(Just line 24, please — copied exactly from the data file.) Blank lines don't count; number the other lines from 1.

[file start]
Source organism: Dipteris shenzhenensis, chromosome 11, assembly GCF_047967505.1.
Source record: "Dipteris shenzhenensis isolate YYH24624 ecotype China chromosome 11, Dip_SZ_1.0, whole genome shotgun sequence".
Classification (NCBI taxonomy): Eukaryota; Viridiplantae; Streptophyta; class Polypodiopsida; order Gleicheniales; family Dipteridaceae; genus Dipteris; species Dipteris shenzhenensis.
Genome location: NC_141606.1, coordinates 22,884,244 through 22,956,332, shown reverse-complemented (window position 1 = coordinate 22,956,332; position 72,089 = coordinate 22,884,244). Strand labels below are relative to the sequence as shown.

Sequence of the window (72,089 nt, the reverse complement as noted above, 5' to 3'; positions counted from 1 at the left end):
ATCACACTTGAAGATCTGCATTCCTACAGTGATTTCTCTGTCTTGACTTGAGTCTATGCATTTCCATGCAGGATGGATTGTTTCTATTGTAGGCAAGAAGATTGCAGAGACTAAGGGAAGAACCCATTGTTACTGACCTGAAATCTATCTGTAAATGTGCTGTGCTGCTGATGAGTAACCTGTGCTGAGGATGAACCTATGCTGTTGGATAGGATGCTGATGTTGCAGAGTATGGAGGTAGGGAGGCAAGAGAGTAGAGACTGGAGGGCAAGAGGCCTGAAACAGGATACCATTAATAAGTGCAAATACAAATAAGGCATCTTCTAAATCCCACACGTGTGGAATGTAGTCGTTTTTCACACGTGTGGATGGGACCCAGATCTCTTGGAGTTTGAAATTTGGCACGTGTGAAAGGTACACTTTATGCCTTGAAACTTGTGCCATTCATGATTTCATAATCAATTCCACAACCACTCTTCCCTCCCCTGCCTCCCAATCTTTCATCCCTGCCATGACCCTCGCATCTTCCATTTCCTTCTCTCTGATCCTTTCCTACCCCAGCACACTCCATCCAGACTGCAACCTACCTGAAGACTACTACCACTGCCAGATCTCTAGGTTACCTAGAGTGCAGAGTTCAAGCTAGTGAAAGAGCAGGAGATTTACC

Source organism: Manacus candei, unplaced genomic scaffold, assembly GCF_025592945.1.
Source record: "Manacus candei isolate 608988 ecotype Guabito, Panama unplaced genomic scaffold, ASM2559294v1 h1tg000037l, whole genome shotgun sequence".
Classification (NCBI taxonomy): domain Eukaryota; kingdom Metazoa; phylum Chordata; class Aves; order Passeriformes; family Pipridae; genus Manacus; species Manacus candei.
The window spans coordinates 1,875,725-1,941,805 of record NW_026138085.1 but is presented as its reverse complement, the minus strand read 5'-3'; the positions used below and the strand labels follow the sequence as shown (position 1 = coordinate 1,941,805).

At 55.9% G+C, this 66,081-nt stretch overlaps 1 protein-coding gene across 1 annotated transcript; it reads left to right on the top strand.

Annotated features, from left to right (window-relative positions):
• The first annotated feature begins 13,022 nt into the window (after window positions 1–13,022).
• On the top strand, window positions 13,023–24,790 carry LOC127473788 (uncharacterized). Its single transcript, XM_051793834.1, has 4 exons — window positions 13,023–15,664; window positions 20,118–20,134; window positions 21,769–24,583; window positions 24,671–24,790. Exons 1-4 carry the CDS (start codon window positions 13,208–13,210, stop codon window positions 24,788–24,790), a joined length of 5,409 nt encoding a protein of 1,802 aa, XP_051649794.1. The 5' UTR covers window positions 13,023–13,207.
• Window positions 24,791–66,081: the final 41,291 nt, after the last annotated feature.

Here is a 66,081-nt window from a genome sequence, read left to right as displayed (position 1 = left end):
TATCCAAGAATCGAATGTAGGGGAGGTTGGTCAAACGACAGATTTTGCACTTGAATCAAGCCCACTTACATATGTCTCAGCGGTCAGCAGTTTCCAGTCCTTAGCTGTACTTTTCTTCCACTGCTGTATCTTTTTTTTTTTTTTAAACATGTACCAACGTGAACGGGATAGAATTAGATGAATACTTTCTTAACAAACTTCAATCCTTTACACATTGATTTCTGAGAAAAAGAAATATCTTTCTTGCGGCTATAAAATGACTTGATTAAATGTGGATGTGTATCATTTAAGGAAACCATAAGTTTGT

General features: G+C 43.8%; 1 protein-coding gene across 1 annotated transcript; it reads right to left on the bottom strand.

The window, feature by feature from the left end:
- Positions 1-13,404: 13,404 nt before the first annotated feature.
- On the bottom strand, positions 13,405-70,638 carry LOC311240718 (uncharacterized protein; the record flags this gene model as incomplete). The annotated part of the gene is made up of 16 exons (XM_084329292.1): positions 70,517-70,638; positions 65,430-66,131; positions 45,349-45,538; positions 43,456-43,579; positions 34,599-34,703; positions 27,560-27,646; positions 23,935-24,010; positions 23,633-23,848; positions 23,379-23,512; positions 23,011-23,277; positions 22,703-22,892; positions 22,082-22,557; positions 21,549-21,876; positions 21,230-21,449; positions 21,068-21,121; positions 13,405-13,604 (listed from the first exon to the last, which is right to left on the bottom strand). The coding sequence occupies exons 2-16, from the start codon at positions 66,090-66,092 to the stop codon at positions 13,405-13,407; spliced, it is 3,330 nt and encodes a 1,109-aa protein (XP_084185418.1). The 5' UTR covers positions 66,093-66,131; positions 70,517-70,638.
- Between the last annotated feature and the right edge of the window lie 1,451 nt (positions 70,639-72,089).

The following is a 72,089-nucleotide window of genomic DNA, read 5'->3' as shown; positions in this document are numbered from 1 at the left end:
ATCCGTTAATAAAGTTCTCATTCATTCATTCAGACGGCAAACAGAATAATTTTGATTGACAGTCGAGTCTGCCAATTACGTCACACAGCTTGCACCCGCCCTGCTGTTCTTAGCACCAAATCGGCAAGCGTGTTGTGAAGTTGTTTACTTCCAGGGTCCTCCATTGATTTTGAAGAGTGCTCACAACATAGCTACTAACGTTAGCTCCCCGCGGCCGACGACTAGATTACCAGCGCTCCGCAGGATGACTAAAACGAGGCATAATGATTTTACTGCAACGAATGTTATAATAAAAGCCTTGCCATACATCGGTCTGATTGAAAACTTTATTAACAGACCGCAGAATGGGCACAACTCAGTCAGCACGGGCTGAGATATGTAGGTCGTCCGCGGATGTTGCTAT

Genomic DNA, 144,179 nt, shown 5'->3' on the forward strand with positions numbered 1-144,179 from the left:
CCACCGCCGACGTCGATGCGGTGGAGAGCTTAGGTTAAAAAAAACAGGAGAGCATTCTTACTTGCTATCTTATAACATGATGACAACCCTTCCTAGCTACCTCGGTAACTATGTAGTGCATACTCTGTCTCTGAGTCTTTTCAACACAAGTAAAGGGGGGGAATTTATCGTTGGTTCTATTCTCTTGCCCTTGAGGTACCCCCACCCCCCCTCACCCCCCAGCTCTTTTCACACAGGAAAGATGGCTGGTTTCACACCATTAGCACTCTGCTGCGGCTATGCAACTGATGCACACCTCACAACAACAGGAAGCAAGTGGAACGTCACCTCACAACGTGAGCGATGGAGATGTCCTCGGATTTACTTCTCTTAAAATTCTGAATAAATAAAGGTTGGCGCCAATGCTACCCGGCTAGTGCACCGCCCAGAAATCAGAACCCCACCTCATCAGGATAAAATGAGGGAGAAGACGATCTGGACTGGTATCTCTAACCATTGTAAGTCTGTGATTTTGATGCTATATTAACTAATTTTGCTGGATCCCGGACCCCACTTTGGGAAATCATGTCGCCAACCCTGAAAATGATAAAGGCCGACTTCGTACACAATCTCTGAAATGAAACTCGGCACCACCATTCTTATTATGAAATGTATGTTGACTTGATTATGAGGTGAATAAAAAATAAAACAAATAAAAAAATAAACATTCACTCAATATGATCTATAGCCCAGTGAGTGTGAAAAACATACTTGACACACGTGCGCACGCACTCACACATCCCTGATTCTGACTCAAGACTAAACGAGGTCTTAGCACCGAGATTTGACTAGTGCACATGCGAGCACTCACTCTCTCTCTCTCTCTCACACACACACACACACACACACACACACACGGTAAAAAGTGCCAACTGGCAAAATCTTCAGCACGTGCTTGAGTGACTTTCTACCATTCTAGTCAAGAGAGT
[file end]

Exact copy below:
ATCCGTTAATAAAGTTCTCATTCATTCATTCAGACGGCAAACAGAATAATTTTGATTGACAGTCGAGTCTGCCAATTACGTCACACAGCTTGCACCCGCCCTGCTGTTCTTAGCACCAAATCGGCAAGCGTGTTGTGAAGTTGTTTACTTCCAGGGTCCTCCATTGATTTTGAAGAGTGCTCACAACATAGCTACTAACGTTAGCTCCCCGCGGCCGACGACTAGATTACCAGCGCTCCGCAGGATGACTAAAACGAGGCATAATGATTTTACTGCAACGAATGTTATAATAAAAGCCTTGCCATACATCGGTCTGATTGAAAACTTTATTAACAGACCGCAGAATGGGCACAACTCAGTCAGCACGGGCTGAGATATGTAGGTCGTCCGCGGATGTTGCTAT